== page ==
One approach to assessing risk, covered in the FAA’s Risk Management Handbook, is to use a risk assessment matrix (RAM) like the one depicted at right. The matrix simplifies part of the risk assessment process, since once likelihood and severity are determined for a given risk it’s easier to determine when mitigation is required.
With the FAA’s matrix, red means that the risk must be mitigated before a flight can begin or continue and a yellow risk is something that should be mitigated. Green and white results do not require mitigation.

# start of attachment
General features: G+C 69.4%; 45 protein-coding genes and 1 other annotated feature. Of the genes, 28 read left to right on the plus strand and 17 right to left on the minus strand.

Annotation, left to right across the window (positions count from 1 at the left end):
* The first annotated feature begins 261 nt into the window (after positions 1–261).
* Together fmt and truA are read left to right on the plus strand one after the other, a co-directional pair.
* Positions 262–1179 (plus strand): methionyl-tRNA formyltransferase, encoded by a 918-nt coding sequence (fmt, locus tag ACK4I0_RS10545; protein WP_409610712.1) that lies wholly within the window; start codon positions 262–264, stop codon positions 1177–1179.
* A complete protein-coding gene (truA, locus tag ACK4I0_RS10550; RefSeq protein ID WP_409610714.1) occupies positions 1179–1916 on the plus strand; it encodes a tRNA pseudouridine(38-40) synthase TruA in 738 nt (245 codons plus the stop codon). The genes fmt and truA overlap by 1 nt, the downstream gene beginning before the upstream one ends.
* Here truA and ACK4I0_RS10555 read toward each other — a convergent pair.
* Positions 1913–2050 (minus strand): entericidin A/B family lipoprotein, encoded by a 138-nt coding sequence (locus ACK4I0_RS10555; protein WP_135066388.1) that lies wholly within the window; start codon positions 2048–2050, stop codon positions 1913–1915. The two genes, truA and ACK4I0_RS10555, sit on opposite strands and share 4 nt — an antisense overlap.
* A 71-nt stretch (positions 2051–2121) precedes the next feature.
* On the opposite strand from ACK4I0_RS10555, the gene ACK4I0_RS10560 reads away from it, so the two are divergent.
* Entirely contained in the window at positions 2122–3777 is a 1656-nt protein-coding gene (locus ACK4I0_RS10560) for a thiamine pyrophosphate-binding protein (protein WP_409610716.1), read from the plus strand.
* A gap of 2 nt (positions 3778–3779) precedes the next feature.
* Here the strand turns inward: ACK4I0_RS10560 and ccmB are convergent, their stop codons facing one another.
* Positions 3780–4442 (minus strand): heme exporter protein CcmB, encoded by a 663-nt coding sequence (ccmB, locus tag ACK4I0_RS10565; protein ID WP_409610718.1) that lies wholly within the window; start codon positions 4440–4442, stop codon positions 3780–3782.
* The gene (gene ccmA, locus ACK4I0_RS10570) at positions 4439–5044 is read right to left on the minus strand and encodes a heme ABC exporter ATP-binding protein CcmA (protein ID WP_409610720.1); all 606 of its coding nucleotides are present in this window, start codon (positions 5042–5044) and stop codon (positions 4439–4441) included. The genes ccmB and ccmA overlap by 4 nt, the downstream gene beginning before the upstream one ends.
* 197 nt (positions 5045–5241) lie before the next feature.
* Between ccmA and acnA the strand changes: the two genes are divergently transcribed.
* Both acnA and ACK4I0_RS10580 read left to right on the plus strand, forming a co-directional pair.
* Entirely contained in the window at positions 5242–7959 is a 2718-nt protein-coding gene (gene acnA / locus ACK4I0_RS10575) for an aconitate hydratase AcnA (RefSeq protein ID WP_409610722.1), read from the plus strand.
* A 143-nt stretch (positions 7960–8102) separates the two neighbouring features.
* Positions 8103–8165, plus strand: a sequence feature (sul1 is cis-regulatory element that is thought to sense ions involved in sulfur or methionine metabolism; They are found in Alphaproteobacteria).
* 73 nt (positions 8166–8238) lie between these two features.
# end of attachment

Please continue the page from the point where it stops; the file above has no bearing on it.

Pilots also can use a flight risk assessment tool (FRAT), and instructors should ensure their students know what they are and how to use them. Since everything’s an app these days, the AOPA Air Safety Institute created one for aviation risk management. Its Flight Risk Evaluator is available on AOPA’s Web site (flash.aopa.org/asf/flightrisk) and on both iOS and Android devices.
My own rule of thumb states that ALL risks should be mitigated to lower levels, where possible, by reducing the likelihood and/or severity of each identified risk. I often treat yellow as no-go if it can’t be mitigated.